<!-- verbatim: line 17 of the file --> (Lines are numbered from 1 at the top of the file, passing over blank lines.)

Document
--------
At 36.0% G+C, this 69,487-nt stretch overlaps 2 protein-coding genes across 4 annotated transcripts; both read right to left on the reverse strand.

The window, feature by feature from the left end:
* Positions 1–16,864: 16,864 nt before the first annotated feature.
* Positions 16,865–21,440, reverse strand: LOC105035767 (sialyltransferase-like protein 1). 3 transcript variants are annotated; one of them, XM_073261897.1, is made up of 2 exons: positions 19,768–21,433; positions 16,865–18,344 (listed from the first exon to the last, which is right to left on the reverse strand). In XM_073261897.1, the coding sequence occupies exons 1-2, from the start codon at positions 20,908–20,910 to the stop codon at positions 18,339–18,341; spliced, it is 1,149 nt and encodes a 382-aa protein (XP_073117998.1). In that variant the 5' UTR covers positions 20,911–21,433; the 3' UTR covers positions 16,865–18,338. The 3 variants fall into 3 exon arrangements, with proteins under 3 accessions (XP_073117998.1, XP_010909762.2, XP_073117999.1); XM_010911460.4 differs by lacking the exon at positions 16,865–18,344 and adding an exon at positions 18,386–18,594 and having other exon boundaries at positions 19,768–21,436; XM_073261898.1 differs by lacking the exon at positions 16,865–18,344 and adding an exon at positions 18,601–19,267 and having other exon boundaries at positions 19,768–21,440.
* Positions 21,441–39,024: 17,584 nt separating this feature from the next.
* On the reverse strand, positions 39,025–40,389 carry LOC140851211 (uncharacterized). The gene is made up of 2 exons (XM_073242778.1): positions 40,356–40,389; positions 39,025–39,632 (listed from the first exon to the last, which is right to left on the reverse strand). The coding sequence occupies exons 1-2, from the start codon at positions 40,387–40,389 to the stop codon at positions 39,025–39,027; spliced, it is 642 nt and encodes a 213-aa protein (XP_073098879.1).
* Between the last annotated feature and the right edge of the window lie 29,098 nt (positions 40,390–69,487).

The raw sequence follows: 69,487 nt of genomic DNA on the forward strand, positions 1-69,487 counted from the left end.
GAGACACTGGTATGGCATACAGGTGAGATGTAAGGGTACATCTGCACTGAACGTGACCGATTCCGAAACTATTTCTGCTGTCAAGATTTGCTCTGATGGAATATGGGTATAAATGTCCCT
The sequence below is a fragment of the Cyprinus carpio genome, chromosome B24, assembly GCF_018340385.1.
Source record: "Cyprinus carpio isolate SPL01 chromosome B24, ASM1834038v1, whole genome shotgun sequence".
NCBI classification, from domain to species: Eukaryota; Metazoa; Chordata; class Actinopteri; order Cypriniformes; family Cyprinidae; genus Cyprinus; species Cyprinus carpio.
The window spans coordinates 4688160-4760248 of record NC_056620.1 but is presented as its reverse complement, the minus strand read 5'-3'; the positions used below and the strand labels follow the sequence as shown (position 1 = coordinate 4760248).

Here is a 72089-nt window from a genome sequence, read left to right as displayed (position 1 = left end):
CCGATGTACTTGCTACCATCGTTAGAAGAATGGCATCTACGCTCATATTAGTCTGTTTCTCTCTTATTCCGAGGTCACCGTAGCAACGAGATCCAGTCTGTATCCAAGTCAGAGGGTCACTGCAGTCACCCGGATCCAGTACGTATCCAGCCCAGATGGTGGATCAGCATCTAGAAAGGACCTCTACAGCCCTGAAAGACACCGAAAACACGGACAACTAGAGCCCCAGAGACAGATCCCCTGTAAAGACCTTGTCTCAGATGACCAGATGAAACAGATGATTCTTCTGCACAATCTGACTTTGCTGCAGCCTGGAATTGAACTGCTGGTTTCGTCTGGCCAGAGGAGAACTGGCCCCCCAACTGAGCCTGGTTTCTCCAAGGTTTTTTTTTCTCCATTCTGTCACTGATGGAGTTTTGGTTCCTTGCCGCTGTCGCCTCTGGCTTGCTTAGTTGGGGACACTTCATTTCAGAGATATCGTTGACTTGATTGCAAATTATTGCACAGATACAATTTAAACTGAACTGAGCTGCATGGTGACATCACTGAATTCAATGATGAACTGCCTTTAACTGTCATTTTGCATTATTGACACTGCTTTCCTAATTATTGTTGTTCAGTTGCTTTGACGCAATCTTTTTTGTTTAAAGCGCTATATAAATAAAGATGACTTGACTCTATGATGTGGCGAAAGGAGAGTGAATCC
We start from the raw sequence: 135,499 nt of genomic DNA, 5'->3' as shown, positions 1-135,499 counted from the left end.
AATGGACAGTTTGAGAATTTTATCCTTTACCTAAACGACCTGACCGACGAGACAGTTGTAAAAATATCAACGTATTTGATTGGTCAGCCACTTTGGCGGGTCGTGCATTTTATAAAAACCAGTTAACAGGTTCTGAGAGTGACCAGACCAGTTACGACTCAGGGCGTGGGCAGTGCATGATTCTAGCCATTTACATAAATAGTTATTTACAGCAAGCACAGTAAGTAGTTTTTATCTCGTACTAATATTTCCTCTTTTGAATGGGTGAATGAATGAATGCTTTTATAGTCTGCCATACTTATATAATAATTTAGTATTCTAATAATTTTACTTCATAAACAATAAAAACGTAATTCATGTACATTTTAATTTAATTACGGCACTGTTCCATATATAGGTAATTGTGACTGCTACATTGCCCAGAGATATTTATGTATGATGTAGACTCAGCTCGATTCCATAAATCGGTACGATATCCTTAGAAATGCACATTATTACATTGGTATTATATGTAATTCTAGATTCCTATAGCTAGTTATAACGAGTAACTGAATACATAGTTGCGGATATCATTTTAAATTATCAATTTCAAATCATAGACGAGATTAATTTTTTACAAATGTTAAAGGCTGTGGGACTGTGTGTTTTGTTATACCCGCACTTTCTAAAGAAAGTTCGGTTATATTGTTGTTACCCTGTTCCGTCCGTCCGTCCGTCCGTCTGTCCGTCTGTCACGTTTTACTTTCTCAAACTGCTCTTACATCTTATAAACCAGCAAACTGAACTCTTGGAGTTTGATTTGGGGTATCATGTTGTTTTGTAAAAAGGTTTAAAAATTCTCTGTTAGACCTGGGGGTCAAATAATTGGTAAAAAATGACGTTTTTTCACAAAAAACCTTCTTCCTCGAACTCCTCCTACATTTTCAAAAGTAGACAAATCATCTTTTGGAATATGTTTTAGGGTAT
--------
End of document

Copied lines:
AATGGACAGTTTGAGAATTTTATCCTTTACCTAAACGACCTGACCGACGAGACAGTTGTAAAAATATCAACGTATTTGATTGGTCAGCCACTTTGGCGGGTCGTGCATTTTATAAAAACCAGTTAACAGGTTCTGAGAGTGACCAGACCAGTTACGACTCAGGGCGTGGGCAGTGCATGATTCTAGCCATTTACATAAATAGTTATTTACAGCAAGCACAGTAAGTAGTTTTTATCTCGTACTAATATTTCCTCTTTTGAATGGGTGAATGAATGAATGCTTTTATAGTCTGCCATACTTATATAATAATTTAGTATTCTAATAATTTTACTTCATAAACAATAAAAACGTAATTCATGTACATTTTAATTTAATTACGGCACTGTTCCATATATAGGTAATTGTGACTGCTACATTGCCCAGAGATATTTATGTATGATGTAGACTCAGCTCGATTCCATAAATCGGTACGATATCCTTAGAAATGCACATTATTACATTGGTATTATATGTAATTCTAGATTCCTATAGCTAGTTATAACGAGTAACTGAATACATAGTTGCGGATATCATTTTAAATTATCAATTTCAAATCATAGACGAGATTAATTTTTTACAAATGTTAAAGGCTGTGGGACTGTGTGTTTTGTTATACCCGCACTTTCTAAAGAAAGTTCGGTTATATTGTTGTTACCCTGTTCCGTCCGTCCGTCCGTCCGTCTGTCCGTCTGTCACGTTTTACTTTCTCAAACTGCTCTTACATCTTATAAACCAGCAAACTGAACTCTTGGAGTTTGATTTGGGGTATCATGTTGTTTTGTAAAAAGGTTTAAAAATTCTCTGTTAGACCTGGGGGTCAAATAATTGGTAAAAAATGACGTTTTTTCACAAAAAACCTTCTTCCTCGAACTCCTCCTACATTTTCAAAAGTAGACAAATCATCTTTTGGAATATGTTTTAGGGTAT